Maple Hassles

      Woodworkers kick Maple's reputation around on this thread but there's plenty of good information here about how to get the best out of it. April 9, 2008

Question
Maple is the devil! Does anyone else share my frustrations? I don't know why I continue to use maple for kitchens. I think this will be my last. It doesn't machine, it doesn't finish (color), I just hate it. I've got to cut all my panels an inch oversize, shape them, cut them down to finish size, and shape them again to avoid losing an inch of the edge to blowout. I'm talking about doors.

Coloring it is a whole different issue. I'm spraying dye, but it's still a pain in the butt. Today I noticed some water stains on the raised panels that remained and showed through after sanding them. It's just one thing after another. Maple just makes a small job turn into an eternity with me.

Sorry for the rant, just had to get it off my chest. Any agreeable comments may help to lower my blood pressure several points. Have a good weekend.

Forum Responses
(Cabinetmaking Forum)
From Professor Gene Wengert, Sawing and Drying Forum technical advisor:
It will not be a good weekend, as the Packers lost last week.

The staining problem is due to tension wood, which is a growth defect. You need to get your maple supplies from a different geographic area. The blow out is almost always due to a combination of dull tools, aggressive feed (too deep in one pass and too fast), improper chip breaker setup on a planer, too slender of a knife angle, and very low MC. The grain in hard maple swirls quite a bit, so it is not uncommon to find that you are always planing against the grain in some part of the piece. Hence, it requires a bit of a change to plane maple without machining defects. But it can be done.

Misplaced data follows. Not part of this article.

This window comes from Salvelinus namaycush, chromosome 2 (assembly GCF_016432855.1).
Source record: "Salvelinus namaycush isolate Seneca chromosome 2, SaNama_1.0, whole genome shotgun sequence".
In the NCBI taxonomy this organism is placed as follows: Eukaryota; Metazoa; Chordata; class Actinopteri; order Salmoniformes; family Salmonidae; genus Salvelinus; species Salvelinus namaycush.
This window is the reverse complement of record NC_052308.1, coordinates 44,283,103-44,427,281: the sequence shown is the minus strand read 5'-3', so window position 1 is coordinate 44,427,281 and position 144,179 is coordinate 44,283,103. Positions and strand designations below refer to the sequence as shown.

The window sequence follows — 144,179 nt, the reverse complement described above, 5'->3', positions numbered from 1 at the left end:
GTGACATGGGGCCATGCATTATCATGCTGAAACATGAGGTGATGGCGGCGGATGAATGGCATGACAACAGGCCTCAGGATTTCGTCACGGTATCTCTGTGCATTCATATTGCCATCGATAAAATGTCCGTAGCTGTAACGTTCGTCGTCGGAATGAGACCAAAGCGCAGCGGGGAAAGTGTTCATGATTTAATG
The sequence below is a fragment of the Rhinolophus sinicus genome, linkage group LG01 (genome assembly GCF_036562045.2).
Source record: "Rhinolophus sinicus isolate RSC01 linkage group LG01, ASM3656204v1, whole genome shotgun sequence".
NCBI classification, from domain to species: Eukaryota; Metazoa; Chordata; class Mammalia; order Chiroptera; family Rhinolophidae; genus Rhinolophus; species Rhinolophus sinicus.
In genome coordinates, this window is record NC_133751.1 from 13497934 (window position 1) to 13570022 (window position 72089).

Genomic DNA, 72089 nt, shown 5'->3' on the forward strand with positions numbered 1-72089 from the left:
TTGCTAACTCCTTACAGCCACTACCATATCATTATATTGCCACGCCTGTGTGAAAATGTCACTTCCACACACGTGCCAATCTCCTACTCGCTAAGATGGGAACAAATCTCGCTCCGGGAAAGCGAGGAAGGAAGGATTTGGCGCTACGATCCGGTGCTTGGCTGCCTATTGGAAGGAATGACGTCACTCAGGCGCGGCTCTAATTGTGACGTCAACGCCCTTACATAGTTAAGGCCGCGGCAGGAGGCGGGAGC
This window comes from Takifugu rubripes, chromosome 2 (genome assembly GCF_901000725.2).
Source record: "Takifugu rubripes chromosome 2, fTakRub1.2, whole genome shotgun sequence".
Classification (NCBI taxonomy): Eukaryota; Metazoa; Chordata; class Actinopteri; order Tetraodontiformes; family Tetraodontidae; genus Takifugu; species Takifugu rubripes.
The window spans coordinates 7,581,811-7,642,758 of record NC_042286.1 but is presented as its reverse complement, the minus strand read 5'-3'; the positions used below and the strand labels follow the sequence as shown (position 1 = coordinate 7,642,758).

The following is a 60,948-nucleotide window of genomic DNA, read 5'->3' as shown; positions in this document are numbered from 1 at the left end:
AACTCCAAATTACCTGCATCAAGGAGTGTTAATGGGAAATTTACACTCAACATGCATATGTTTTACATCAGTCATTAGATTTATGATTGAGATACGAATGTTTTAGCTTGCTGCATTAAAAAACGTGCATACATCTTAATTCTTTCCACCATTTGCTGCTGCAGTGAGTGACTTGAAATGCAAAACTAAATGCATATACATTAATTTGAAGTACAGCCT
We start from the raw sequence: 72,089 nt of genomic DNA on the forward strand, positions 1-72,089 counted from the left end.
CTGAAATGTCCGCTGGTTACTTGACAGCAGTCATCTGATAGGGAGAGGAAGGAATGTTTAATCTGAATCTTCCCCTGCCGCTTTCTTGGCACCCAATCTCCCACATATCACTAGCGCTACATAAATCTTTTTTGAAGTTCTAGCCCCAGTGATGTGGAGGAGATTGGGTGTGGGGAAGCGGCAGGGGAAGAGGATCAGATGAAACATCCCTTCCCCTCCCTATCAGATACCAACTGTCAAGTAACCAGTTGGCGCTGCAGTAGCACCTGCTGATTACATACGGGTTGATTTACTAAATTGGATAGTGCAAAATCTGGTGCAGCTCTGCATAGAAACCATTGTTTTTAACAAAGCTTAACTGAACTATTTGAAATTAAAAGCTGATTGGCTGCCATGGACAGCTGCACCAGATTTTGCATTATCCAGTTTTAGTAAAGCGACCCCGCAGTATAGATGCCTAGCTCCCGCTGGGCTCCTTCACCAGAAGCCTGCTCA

From contributor K:
Soft maple has more trouble with water spots and staining. Maybe you need to try hard maple? Then again, hard maple will dull your cutters. Dull cutters, and/or too fast of feed cause blowout.


From the original questioner:
Yeah, I'm using hard maple, cutters are sharp. Don't think I'm feeding too fast. I got everything to shape out okay, just at about 3 times longer than should have been. You get the right kind of grain on maple and there's not much you can do to prevent some blowout. I just anticipate it and oversize. It's just a major pain.


From contributor R:
Hard or soft maple is a complete dream to work with! You want something difficult? Try curly or fiddle back western maple! Or better yet, try and color match lyptus.


From contributor L:
We run a lot of red leaf maple. Some of it is curly, but most is very nice. Machines and glues well, nice widths and lengths in each unit. Most of it goes through our molder, so it is held better during machining than most other methods. I haven't seen any sticker stain. We always wash coat for the first step after sanding so the stain looks more even. Just a side note, our suppliers have cut the price of hard maple a little and increased the price of red leaf enough that hard is now equal to or less than the price of red. I don't much care for silver maple due to the grays.